US5118654 *Aug 22, 1991Jun 2, 1992Council Of Scientific & Industrial ResearchHeating a mixture of magnesium and lithium acetate
US5245124 *Mar 16, 1992Sep 14, 1993410261 B.C. Ltd.Ethylene from methane and catalysts therefor
EP0559926A1 *Mar 7, 1992Sep 15, 1993Intevep SAMethod for preparing a catalyst for conversion of methane to higher hydrocarbons and for dehydrogenating hydrocarbons
Classifications
U.S. Classification585/500, 585/700, 585/417, 585/654, 585/400, 585/541, 585/658, 585/943
International ClassificationB01J23/14, B01J23/34, B01J23/08, C07C2/84, B01J23/18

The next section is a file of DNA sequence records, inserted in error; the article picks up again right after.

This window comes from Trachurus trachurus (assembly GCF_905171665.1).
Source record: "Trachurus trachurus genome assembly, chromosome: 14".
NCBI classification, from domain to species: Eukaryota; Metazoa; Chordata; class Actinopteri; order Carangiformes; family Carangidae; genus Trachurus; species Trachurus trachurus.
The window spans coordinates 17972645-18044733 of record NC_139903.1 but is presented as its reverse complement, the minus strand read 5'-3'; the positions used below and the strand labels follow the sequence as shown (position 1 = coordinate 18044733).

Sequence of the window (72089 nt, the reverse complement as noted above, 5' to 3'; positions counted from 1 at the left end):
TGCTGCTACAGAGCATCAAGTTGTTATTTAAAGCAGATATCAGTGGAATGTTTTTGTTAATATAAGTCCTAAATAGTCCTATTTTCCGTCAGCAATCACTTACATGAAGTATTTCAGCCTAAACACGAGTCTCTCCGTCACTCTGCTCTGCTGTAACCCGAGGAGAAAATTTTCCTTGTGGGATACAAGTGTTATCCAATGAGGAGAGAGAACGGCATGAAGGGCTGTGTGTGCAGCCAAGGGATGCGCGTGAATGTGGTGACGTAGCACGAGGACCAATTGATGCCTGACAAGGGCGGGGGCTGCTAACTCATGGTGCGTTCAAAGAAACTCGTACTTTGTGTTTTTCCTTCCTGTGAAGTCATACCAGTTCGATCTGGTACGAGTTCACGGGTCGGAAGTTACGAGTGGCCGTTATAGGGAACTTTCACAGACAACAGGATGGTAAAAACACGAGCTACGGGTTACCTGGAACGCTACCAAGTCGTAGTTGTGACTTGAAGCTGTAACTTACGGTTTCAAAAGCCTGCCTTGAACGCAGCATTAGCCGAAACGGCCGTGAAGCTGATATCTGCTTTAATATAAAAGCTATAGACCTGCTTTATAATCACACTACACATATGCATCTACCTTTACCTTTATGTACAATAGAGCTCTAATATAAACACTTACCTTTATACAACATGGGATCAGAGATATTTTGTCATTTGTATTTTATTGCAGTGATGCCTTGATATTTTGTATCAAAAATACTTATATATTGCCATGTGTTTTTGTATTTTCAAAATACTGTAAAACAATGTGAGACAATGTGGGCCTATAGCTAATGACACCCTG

Cooperative ClassificationY10S585/943, B01J23/18, C07C2523/34, C07C2/84, B01J23/34, C07C2523/02, C07C2523/18, C07C2523/08, B01J23/08, C07C2523/04, B01J23/14, C07C2521/10, C07C2523/14, C07C2521/08
European ClassificationB01J23/08, B01J23/18, C07C2/84, B01J23/14, B01J23/34
Legal Events
DateCodeEventDescription
Jul 22, 1997FPExpired due to failure to pay maintenance fee
Effective date: 19970514
May 11, 1997LAPSLapse for failure to pay maintenance fees
Dec 17, 1996REMIMaintenance fee reminder mailed
Jun 19, 1992FPAYFee payment
Year of fee payment: 8
Nov 3, 1988FPAYFee payment
Year of fee payment: 4
Feb 19, 1985ASAssignment
Owner name: ATLANTIC RICHFIELD OMPANY, LOS ANGELES, CA., CORP.
Free format text: ASSIGNMENT OF ASSIGNORS INTEREST.;ASSIGNOR:SOFRANKO, JOHN A.;REEL/FRAME:004362/0547
Effective date: 19840416